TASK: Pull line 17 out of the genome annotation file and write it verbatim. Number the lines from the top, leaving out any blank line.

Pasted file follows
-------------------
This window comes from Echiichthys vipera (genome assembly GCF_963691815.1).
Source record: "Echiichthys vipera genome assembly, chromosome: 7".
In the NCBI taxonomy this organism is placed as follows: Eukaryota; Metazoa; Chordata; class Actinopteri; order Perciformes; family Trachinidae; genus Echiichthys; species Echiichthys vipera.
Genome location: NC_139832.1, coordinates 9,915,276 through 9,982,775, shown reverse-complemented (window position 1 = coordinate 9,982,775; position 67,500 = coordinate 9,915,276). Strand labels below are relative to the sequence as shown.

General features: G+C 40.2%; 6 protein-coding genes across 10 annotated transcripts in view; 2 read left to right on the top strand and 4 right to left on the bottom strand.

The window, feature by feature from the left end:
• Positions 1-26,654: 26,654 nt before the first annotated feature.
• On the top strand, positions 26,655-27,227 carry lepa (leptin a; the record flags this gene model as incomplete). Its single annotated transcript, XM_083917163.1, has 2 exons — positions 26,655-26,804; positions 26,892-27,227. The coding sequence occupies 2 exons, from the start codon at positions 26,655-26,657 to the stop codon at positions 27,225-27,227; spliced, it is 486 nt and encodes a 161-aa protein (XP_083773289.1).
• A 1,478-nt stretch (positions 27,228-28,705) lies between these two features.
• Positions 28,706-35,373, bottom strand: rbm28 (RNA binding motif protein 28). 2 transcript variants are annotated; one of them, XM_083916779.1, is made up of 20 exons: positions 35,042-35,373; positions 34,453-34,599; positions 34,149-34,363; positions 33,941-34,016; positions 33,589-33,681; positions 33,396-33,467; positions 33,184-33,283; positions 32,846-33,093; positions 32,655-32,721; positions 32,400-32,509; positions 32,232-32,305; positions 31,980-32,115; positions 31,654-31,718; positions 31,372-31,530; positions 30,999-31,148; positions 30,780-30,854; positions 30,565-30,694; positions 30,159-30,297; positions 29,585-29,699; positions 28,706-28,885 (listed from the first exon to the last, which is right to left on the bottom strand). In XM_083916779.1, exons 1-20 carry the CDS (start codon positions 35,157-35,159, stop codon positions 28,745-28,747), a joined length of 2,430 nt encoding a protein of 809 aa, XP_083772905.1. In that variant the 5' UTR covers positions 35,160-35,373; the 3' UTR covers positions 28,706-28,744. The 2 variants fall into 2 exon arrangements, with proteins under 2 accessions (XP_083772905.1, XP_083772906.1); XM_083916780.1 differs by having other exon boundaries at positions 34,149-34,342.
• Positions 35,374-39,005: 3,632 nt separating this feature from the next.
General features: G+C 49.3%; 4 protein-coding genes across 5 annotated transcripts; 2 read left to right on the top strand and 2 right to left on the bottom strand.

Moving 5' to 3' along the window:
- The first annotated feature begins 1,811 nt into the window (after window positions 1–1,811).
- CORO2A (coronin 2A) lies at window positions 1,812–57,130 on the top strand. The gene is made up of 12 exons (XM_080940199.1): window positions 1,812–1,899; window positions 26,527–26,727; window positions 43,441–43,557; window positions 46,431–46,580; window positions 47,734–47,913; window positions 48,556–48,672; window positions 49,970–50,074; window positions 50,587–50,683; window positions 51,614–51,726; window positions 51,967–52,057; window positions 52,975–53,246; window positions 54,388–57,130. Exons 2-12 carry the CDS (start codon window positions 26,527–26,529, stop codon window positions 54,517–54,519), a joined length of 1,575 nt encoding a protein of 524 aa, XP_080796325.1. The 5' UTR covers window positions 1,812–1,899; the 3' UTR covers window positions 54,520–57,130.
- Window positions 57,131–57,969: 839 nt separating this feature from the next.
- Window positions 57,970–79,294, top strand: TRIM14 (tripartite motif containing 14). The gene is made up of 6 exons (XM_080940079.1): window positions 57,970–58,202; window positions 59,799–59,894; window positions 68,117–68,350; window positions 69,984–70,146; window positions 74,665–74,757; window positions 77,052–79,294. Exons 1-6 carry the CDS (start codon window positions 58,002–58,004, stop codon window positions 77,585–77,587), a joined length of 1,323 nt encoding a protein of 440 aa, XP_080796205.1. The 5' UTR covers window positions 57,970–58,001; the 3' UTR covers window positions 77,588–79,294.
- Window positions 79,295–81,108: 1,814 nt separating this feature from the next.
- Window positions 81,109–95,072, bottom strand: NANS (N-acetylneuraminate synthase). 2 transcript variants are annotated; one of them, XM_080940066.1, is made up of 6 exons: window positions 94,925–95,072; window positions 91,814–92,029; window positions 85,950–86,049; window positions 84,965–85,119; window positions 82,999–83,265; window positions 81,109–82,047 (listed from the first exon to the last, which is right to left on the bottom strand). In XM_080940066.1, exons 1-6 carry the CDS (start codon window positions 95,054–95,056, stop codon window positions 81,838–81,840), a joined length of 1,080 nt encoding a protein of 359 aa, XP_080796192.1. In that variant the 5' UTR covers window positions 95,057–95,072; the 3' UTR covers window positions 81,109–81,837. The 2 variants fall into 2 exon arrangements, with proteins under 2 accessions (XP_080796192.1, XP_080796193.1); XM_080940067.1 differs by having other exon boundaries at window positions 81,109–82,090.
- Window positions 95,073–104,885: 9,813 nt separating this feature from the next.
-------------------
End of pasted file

- Window positions 57,970–79,294, top strand: TRIM14 (tripartite motif containing 14). The gene is made up of 6 exons (XM_080940079.1): window positions 57,970–58,202; window positions 59,799–59,894; window positions 68,117–68,350; window positions 69,984–70,146; window positions 74,665–74,757; window positions 77,052–79,294. Exons 1-6 carry the CDS (start codon window positions 58,002–58,004, stop codon window positions 77,585–77,587), a joined length of 1,323 nt encoding a protein of 440 aa, XP_080796205.1. The 5' UTR covers window positions 57,970–58,001; the 3' UTR covers window positions 77,588–79,294.